By IRENE CHAPPLE

Like a beautiful marriage, it starts with fluttering eyelashes, lasts forever and is untroubled by discontent.

That, according to Peter Scutts, managing director of Young & Rubicam, is how advertising agencies dream of their client relationships.

"Agencies want a relationship [like] meeting an attractive young lady. You meet, fall in love, be happy and get married."

Unfortunately, clients aren't quite so starry-eyed. Says Scutts: "Clients want a prostitute who will do something. The client will pay them as little as possible and then get the hell out of there."

The rapid-fire Australian ex-pat, who demolishes conversation topics almost as fast as the short black he is drinking, likes to think he has an objective view of the industry.

He used to be on the client side, after all, as marketing director at Sky TV before becoming New Zealand Rugby chief executive. He joined Young & Rubicam five years ago.

The agency was one of four invited to participate in the Westfield pitch. They all spent around $25,000 preparing a presentation and were then left waiting for seven months for an answer. Last month the account went to an agency that was not involved in the original process.

The debacle reinvigorated industry debate about whether agencies should be reimbursed for costs involved in pitching, as they are in some countries.

"Would a lawyer or accountant be treated like that?" asks Scutts. "If you got 30 directors in New Zealand and asked them to rank in credibility their auditors, lawyers and advertising people we'd rank at the bottom of the value-for-money scale every time.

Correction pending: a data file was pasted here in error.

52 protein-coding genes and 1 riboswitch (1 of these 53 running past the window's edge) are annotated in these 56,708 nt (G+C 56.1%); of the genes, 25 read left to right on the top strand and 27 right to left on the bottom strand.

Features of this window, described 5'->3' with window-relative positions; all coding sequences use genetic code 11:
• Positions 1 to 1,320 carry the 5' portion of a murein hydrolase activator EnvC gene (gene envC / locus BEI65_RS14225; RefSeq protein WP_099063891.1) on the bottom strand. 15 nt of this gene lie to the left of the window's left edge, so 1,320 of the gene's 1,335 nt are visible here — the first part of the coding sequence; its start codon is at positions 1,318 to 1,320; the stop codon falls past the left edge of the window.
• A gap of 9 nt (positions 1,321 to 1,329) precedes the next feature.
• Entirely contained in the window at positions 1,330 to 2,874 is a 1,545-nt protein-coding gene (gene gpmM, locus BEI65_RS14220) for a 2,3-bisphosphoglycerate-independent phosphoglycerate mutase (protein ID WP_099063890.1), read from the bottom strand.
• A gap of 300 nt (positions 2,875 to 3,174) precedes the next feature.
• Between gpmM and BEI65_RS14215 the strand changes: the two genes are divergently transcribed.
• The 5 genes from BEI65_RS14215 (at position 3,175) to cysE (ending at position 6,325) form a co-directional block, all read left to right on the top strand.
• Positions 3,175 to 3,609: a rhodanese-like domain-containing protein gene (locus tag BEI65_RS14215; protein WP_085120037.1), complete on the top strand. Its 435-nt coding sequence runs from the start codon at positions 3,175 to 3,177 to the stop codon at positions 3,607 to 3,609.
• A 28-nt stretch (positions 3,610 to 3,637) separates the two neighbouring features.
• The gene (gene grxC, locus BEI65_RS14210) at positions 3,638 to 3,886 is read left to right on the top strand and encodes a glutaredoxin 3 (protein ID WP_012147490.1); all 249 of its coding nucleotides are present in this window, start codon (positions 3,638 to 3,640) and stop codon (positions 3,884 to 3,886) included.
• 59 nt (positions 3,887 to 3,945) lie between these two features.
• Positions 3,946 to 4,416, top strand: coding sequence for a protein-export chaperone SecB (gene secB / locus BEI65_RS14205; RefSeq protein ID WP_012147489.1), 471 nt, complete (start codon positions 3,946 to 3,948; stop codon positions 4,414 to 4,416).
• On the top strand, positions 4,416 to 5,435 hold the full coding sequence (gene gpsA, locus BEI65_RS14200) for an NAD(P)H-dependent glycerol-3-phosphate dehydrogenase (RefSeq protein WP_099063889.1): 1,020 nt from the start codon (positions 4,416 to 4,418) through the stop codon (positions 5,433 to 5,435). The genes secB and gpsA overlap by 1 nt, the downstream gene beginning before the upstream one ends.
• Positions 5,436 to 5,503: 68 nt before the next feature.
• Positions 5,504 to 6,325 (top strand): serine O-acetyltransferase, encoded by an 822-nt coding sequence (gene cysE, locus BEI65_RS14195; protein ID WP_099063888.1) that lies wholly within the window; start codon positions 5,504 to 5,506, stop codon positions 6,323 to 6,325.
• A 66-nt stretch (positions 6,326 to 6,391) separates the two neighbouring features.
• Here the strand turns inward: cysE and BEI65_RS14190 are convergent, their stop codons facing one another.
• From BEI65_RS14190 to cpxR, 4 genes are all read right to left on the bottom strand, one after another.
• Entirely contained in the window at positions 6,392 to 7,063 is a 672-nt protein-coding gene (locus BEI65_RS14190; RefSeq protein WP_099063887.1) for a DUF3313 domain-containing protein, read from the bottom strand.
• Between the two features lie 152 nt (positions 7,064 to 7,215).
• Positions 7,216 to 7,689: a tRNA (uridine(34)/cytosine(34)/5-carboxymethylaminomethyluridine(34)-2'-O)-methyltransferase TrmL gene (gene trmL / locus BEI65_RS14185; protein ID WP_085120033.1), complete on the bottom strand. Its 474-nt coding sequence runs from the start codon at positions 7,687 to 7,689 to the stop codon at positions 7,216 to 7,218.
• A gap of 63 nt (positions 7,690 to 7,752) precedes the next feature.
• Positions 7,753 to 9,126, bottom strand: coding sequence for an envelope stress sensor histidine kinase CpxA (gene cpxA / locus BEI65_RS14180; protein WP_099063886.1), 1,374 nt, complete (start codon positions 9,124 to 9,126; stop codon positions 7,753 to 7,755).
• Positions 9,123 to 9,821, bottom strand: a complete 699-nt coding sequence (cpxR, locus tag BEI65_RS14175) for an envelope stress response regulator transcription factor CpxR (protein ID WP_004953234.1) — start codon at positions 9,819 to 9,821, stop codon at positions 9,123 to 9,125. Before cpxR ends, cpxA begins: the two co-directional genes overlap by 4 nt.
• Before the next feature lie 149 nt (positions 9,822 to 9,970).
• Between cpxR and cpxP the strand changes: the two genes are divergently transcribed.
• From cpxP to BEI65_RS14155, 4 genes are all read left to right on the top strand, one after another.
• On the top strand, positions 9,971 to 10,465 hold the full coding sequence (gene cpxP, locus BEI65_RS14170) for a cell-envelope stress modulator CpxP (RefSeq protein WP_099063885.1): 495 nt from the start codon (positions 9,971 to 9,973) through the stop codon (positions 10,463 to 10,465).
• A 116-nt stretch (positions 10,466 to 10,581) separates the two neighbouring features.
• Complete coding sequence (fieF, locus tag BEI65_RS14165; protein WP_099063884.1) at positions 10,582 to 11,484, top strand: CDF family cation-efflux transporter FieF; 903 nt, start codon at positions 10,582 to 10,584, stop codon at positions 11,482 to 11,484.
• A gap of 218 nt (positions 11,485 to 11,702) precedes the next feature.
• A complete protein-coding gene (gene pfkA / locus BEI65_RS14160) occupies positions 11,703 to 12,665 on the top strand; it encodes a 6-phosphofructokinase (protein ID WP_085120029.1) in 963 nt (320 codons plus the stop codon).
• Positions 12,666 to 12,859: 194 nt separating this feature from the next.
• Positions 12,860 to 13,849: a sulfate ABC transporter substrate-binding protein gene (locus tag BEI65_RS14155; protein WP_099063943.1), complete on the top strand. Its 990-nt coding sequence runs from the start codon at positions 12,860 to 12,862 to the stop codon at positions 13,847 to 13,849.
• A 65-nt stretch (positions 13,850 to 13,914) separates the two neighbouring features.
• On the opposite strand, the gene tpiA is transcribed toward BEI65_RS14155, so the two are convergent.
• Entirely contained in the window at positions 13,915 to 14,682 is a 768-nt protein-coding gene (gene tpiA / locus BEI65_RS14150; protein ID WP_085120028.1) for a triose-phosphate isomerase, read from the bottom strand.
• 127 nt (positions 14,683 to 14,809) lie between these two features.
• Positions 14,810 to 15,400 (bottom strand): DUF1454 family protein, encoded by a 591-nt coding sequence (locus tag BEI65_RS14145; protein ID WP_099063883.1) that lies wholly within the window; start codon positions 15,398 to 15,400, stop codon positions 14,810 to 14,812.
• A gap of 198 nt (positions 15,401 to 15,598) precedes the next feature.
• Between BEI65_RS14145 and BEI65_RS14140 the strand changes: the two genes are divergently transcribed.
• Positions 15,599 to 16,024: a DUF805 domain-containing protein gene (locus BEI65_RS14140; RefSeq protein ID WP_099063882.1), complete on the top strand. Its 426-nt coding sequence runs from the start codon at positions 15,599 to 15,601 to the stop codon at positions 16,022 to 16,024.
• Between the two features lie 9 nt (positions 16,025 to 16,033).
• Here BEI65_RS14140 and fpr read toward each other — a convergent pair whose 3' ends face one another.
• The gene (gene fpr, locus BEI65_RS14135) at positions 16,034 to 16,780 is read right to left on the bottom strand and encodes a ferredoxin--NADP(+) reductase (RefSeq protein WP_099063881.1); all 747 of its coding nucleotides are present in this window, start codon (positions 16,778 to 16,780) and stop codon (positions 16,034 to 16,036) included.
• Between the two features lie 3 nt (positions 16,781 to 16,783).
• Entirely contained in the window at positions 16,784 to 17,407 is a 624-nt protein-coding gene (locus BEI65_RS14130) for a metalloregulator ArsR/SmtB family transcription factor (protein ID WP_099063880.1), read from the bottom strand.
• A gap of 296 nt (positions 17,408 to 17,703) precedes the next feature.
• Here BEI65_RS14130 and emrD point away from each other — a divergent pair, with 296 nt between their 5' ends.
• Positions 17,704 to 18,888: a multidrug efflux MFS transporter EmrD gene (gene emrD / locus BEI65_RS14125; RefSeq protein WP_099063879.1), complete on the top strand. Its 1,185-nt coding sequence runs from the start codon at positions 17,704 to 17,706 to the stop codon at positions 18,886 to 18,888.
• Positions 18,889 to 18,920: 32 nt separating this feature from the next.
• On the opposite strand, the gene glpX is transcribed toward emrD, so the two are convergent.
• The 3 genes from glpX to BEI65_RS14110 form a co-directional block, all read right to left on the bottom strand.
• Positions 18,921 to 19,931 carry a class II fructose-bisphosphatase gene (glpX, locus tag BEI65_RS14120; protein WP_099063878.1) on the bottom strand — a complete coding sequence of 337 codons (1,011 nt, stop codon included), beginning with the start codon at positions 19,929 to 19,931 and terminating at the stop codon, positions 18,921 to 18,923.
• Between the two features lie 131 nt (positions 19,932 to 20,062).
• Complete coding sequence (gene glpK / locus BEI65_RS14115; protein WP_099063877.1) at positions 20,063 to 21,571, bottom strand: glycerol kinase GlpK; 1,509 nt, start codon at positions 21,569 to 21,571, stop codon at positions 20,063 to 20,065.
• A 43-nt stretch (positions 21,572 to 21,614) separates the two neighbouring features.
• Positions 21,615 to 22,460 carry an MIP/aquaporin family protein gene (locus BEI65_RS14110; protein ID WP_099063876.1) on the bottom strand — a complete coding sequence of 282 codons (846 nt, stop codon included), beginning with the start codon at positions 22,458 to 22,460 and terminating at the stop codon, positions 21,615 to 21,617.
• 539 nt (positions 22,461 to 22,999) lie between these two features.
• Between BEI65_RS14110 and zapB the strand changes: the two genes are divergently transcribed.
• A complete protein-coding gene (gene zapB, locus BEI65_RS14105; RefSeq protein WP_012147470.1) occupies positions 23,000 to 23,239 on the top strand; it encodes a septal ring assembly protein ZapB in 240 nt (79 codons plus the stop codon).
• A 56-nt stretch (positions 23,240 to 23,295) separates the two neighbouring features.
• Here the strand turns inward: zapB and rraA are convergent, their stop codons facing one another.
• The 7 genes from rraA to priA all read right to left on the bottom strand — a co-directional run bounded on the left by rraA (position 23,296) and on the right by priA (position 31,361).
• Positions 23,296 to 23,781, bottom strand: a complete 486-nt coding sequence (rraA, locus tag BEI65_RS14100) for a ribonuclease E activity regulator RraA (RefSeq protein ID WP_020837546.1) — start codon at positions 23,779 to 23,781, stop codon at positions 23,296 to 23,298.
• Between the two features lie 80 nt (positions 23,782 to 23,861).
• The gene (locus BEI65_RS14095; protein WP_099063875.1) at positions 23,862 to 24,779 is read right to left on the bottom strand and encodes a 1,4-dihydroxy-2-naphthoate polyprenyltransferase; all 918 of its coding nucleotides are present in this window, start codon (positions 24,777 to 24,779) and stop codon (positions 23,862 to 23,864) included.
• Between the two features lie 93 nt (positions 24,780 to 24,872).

"This industry needs to figure out how to gain credibility. We have to find a way to convince our clients - at managing director and chief financial officer level - that we are worthwhile."

Scutts believes the best way to change the mindset is for agencies to become experts in consumer behaviour, providing valuable pre-campaign information for clients.

"The industry is stuck in a time warp," says Scutts. "Agencies sit back and react to briefs when they should be proactively gaining insights into consumer behaviour.

"We have to be prepared to add significant value and to do that we need a deep understanding of consumers."

DDB managing director and Communication Agencies Association president Martin O'Halloran agrees, although he believes many agencies are already moving that way.

Agencies, he says, have to become an extension of the client's marketing department. They need to consider themselves "communication" agencies that offer a multitude of services rather than just advertising.

In an association survey this year, chief executives said they valued their agencies but wanted more proof of return on investment. In response, the association is organising a central database of campaigns that agencies can use as a consumer research base.

O'Halloran says the database will be a collection of case studies and media reports on campaigns that have been particularly successful, which will be useful for agencies working on campaigns with a similar audience. It should be available by early next year.

Eventually, says O'Halloran, the association wants to produce a regular book featuring the details behind Effie Award winning campaigns - as is done in overseas markets.

However, O'Halloran reckons the agencies will gain more respect from clients if they just learn to say no.

"Sometimes agencies are so desperate for business that they forget the standards they set for themselves. They have to learn not to give everything away, not to beg, borrow and steal.

"If they are more professional they will be treated more professionally."